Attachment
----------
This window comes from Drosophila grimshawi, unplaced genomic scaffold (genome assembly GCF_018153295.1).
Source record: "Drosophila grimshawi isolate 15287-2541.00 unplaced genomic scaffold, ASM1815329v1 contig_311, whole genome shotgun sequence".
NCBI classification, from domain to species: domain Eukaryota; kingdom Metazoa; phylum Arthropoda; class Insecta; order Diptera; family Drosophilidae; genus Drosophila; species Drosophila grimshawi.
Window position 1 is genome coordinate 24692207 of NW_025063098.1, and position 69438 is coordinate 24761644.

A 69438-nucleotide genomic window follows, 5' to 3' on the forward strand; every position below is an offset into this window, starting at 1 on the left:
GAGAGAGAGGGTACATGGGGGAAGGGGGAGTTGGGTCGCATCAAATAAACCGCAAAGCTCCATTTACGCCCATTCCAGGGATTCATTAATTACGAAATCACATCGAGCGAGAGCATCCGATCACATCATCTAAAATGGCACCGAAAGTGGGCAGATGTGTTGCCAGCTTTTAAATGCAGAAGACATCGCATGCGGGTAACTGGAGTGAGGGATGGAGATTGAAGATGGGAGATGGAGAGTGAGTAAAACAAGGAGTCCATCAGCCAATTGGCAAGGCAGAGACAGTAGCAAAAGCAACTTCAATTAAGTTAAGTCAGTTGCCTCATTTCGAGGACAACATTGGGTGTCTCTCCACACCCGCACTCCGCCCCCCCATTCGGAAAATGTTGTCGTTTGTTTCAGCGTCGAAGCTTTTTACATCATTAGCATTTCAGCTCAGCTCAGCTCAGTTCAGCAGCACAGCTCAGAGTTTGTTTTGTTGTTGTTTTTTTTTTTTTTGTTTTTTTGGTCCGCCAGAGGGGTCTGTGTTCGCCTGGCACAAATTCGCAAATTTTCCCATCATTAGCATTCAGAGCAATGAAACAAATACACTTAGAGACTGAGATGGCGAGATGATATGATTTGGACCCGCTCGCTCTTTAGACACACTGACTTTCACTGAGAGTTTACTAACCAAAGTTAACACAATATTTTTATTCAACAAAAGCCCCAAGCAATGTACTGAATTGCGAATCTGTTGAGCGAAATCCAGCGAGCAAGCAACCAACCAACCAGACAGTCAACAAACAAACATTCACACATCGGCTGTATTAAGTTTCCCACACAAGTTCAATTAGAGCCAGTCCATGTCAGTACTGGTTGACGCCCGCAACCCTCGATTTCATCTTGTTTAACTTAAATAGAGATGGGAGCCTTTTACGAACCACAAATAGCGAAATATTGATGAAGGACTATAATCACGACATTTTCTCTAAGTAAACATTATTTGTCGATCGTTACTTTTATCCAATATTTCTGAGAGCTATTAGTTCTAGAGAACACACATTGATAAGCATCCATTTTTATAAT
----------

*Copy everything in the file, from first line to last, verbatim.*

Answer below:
This window comes from Drosophila grimshawi, unplaced genomic scaffold (genome assembly GCF_018153295.1).
Source record: "Drosophila grimshawi isolate 15287-2541.00 unplaced genomic scaffold, ASM1815329v1 contig_311, whole genome shotgun sequence".
NCBI classification, from domain to species: domain Eukaryota; kingdom Metazoa; phylum Arthropoda; class Insecta; order Diptera; family Drosophilidae; genus Drosophila; species Drosophila grimshawi.
Window position 1 is genome coordinate 24692207 of NW_025063098.1, and position 69438 is coordinate 24761644.

A 69438-nucleotide genomic window follows, 5' to 3' on the forward strand; every position below is an offset into this window, starting at 1 on the left:
GAGAGAGAGGGTACATGGGGGAAGGGGGAGTTGGGTCGCATCAAATAAACCGCAAAGCTCCATTTACGCCCATTCCAGGGATTCATTAATTACGAAATCACATCGAGCGAGAGCATCCGATCACATCATCTAAAATGGCACCGAAAGTGGGCAGATGTGTTGCCAGCTTTTAAATGCAGAAGACATCGCATGCGGGTAACTGGAGTGAGGGATGGAGATTGAAGATGGGAGATGGAGAGTGAGTAAAACAAGGAGTCCATCAGCCAATTGGCAAGGCAGAGACAGTAGCAAAAGCAACTTCAATTAAGTTAAGTCAGTTGCCTCATTTCGAGGACAACATTGGGTGTCTCTCCACACCCGCACTCCGCCCCCCCATTCGGAAAATGTTGTCGTTTGTTTCAGCGTCGAAGCTTTTTACATCATTAGCATTTCAGCTCAGCTCAGCTCAGTTCAGCAGCACAGCTCAGAGTTTGTTTTGTTGTTGTTTTTTTTTTTTTTGTTTTTTTGGTCCGCCAGAGGGGTCTGTGTTCGCCTGGCACAAATTCGCAAATTTTCCCATCATTAGCATTCAGAGCAATGAAACAAATACACTTAGAGACTGAGATGGCGAGATGATATGATTTGGACCCGCTCGCTCTTTAGACACACTGACTTTCACTGAGAGTTTACTAACCAAAGTTAACACAATATTTTTATTCAACAAAAGCCCCAAGCAATGTACTGAATTGCGAATCTGTTGAGCGAAATCCAGCGAGCAAGCAACCAACCAACCAGACAGTCAACAAACAAACATTCACACATCGGCTGTATTAAGTTTCCCACACAAGTTCAATTAGAGCCAGTCCATGTCAGTACTGGTTGACGCCCGCAACCCTCGATTTCATCTTGTTTAACTTAAATAGAGATGGGAGCCTTTTACGAACCACAAATAGCGAAATATTGATGAAGGACTATAATCACGACATTTTCTCTAAGTAAACATTATTTGTCGATCGTTACTTTTATCCAATATTTCTGAGAGCTATTAGTTCTAGAGAACACACATTGATAAGCATCCATTTTTATAAT